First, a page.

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Difference between tertiary and intervolcanic ancient river channels


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I've got the big 10 gold map for my area (map 5) that shows where gold was found and also the tertiary and intervolcanic river channels. As far as I can gather, the intervolcanic channels happened after the tertiary.

Can anyone explain the meaning of the two?

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There are some dead rivers that are mainly quartz and are absent of any volcanic gravels. These flowed before a volcanic era. I believe these are the ones often referred to as tertiary. Then there are old channels mixed together with quartz and volcanic rocks, formed after the volcanic era. There are also volcanic flows of cement and mudflows of sediment all of which can also carry gold but were never true rivers.

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The Tertiary time period is a broad period ranging from about 65 - 2.5 million years ago. During the Eocene epoch ( 55-34 million years )is when the "Ancient" auriferous river channels formed, which contained mainly quartz materials. So when they refer to a Tertiary gold bearing river they usually are referring to the Eocene or earliest rivers of the period.

Later in the Tertiary during the Miocene (23-5 million years) volcanoes east of the Sierra's erupted covering the ancient rivers in an ash flow. With the old channel covered, the water began carving out a new path through the volcanic ash flows and sometimes back down through a small portion of the ancient channel. This is what is referred to as an intervolcanic channel.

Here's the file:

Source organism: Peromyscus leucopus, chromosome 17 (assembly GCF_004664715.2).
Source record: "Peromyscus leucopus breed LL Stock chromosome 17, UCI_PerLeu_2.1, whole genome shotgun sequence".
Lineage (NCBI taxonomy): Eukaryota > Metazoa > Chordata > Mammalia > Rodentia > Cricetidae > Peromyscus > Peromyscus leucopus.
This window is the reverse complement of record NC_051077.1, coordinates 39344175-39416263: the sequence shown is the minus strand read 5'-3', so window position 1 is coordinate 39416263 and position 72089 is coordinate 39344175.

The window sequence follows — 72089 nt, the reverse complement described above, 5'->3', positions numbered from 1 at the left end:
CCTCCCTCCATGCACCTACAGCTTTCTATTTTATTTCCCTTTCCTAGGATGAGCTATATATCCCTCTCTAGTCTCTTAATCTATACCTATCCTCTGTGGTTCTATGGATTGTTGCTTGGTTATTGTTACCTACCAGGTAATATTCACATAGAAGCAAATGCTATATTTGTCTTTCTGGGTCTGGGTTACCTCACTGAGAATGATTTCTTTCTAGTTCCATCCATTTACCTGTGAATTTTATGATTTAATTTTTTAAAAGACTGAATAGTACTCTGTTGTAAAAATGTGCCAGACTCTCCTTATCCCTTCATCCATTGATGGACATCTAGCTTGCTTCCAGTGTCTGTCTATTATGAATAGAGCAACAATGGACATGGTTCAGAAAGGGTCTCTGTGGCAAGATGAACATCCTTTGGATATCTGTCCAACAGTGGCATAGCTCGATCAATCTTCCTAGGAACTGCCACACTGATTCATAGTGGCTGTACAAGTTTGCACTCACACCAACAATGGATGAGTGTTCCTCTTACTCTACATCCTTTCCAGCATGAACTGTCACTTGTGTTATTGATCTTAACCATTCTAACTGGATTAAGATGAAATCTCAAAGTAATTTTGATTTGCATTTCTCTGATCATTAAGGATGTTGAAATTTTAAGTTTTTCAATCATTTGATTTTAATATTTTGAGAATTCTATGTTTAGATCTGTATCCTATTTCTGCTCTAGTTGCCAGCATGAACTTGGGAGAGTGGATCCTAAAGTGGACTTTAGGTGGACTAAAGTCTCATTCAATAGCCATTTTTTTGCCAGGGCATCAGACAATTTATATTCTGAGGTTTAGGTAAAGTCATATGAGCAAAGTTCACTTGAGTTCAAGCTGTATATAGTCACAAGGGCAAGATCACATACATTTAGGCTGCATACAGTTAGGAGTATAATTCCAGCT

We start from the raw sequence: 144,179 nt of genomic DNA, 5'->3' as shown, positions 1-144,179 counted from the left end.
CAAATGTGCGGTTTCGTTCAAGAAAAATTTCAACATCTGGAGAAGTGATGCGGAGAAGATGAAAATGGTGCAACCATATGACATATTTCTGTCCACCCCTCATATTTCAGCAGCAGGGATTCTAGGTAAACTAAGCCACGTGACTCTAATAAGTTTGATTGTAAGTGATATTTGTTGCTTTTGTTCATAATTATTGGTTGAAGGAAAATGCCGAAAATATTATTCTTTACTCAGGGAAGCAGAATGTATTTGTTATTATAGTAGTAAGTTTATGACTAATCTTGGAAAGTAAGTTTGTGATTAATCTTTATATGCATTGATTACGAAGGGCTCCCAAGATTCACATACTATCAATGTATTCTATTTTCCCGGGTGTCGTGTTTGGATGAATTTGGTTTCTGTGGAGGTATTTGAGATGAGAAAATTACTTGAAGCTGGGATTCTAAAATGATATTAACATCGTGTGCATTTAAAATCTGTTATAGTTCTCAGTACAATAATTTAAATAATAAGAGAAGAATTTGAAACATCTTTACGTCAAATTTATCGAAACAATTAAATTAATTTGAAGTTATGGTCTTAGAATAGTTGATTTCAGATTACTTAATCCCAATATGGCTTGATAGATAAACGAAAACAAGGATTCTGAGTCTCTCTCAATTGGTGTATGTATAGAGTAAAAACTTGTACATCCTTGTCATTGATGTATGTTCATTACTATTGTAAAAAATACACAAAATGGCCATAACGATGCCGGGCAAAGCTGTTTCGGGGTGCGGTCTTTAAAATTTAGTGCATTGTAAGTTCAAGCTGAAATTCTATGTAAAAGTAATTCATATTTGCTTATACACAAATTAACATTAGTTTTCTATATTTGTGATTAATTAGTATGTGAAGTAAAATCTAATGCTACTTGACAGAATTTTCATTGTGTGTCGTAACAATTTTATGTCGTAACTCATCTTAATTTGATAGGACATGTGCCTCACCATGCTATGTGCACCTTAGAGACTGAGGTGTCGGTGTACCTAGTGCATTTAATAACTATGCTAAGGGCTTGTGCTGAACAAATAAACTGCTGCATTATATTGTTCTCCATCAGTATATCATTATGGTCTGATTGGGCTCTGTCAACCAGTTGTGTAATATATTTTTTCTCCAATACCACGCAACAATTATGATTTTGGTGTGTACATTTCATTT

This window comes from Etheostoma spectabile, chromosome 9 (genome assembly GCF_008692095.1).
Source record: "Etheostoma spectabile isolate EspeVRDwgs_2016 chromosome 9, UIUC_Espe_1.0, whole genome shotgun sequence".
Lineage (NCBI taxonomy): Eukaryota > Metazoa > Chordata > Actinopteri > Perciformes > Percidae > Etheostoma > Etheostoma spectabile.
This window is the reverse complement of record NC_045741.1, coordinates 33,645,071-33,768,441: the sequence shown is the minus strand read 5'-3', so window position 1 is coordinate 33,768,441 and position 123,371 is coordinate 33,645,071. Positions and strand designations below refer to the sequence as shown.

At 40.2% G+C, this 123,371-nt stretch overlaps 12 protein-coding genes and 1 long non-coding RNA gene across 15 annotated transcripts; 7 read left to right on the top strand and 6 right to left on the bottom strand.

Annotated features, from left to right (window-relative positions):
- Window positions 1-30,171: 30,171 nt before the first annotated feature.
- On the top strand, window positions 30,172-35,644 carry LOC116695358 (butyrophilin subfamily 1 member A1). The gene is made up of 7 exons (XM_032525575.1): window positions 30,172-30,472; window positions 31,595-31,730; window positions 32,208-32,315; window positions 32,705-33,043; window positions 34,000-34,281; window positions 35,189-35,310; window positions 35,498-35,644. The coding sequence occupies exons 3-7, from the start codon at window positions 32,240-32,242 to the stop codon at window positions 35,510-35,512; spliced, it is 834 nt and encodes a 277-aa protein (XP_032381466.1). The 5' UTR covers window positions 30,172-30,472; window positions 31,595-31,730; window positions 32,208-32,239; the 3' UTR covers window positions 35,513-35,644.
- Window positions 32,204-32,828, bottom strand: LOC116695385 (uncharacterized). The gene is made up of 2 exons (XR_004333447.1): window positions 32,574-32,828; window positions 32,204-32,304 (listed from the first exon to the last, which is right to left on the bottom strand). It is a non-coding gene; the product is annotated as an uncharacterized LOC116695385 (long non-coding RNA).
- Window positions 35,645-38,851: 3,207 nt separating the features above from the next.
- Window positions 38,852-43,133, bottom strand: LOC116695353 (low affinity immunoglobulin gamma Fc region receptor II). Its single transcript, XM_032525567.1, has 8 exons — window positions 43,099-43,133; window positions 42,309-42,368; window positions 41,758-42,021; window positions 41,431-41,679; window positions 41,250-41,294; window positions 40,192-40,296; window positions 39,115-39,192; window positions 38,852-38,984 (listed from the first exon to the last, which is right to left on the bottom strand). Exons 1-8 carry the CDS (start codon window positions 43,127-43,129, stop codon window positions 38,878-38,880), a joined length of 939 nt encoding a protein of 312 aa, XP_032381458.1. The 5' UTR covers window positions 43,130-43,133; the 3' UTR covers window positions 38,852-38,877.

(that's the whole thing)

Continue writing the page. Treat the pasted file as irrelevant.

This is my understanding of it at least maybe one of the experts can chime in.

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Yes the volcanic channels never were really rivers as you would see today. They were mad raging lava flows of cement, ash, mud etc, that sometimes buried or mixed with the ancient true rivers. My opinion

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The Tertiary time period is a broad period ranging from about 65 - 2.5 million years ago. During the Eocene epoch ( 55-34 million years )is when the "Ancient" auriferous river channels formed, which contained mainly quartz materials. So when they refer to a Tertiary gold bearing river they usually are referring to the Eocene or earliest rivers of the period.

Later in the Tertiary during the Miocene (23-5 million years) volcanoes east of the Sierra's erupted covering the ancient rivers in an ash flow. With the old channel covered, the water began carving out a new path through the volcanic ash flows and sometimes back down through a small portion of the ancient channel. This is what is referred to as an intervolcanic channel.

This is my understanding of it at least maybe one of the experts can chime in.

Thanks Sean and wes. Really good explanations. I have no idea if areas in the paths of these ancient rivers are worth searching out for placer gold, but the intervolcanic paths of the rivers are the latest and might have a better chance at being exposed over time?

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Heres a pic I have, inside a volcanic cemented channel that was drift mined. This one had a lot of quartz bolders on slate bedrock.

Two questions. Say there aren't any mines at the volcanic channel, put the modern day river crosses it's path. Any chance erosion from the river could expose part of the volcanic channel? Or are all the channels hundreds of feet deep and have to be hard rock mined?

How can I find out where old productive mine shafts are in or around the Placer county area? And which ones are safe enough to enter. (I know there's a lot of dangers in old mines, I wouldn't be taking any chances...)